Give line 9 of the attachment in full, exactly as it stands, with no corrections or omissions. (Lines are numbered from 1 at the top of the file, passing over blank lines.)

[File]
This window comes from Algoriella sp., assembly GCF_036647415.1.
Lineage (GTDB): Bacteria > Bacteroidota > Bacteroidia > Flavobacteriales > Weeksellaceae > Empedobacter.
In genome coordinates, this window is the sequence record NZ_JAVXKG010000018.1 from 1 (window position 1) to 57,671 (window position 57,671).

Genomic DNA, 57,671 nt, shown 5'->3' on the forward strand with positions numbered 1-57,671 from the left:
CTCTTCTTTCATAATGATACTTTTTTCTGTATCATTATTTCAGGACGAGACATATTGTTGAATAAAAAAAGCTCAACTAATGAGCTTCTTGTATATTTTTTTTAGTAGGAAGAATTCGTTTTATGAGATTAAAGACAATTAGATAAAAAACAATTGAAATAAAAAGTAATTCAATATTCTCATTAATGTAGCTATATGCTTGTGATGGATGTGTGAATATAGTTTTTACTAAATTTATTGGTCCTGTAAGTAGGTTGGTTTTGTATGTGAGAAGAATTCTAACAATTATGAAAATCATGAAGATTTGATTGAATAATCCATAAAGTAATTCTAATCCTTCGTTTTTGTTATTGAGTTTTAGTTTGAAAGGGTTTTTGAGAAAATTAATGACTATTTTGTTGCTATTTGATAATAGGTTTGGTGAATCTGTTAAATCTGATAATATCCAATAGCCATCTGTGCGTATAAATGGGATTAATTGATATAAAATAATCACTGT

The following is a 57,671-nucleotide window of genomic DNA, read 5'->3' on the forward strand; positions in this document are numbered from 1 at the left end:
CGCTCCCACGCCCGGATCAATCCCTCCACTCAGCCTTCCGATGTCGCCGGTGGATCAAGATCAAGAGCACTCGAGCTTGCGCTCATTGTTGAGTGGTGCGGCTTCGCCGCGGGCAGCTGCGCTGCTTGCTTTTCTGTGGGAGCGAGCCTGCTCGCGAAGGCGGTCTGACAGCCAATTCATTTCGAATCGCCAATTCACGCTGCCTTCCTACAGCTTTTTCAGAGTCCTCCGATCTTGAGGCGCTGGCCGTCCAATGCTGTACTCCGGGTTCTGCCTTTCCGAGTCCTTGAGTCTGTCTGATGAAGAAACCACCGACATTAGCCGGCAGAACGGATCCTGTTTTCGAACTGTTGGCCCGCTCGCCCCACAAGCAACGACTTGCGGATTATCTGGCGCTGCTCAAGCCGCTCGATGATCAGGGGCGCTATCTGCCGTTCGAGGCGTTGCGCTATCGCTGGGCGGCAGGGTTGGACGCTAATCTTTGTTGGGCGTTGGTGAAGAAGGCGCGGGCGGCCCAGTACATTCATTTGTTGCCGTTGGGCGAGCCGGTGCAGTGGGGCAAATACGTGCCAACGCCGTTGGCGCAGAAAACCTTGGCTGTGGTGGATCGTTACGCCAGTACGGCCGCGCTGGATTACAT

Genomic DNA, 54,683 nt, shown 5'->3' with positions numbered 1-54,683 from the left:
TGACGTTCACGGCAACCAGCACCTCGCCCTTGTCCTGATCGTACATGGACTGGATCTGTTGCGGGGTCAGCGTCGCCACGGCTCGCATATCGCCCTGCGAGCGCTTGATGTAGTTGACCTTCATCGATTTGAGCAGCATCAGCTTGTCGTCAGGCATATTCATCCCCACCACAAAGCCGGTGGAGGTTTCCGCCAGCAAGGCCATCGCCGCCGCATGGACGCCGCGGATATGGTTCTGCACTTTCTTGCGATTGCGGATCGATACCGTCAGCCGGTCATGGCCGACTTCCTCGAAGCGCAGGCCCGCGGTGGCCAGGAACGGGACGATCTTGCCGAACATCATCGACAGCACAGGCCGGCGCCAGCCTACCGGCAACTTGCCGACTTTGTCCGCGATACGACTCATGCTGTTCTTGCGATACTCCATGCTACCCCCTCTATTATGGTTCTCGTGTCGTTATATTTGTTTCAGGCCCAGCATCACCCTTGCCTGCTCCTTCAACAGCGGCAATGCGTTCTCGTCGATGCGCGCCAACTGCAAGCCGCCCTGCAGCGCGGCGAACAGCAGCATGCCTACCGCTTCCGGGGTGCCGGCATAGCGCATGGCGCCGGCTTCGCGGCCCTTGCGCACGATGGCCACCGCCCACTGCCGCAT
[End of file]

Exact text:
TGACGTTCACGGCAACCAGCACCTCGCCCTTGTCCTGATCGTACATGGACTGGATCTGTTGCGGGGTCAGCGTCGCCACGGCTCGCATATCGCCCTGCGAGCGCTTGATGTAGTTGACCTTCATCGATTTGAGCAGCATCAGCTTGTCGTCAGGCATATTCATCCCCACCACAAAGCCGGTGGAGGTTTCCGCCAGCAAGGCCATCGCCGCCGCATGGACGCCGCGGATATGGTTCTGCACTTTCTTGCGATTGCGGATCGATACCGTCAGCCGGTCATGGCCGACTTCCTCGAAGCGCAGGCCCGCGGTGGCCAGGAACGGGACGATCTTGCCGAACATCATCGACAGCACAGGCCGGCGCCAGCCTACCGGCAACTTGCCGACTTTGTCCGCGATACGACTCATGCTGTTCTTGCGATACTCCATGCTACCCCCTCTATTATGGTTCTCGTGTCGTTATATTTGTTTCAGGCCCAGCATCACCCTTGCCTGCTCCTTCAACAGCGGCAATGCGTTCTCGTCGATGCGCGCCAACTGCAAGCCGCCCTGCAGCGCGGCGAACAGCAGCATGCCTACCGCTTCCGGGGTGCCGGCATAGCGCATGGCGCCGGCTTCGCGGCCCTTGCGCACGATGGCCACCGCCCACTGCCGCAT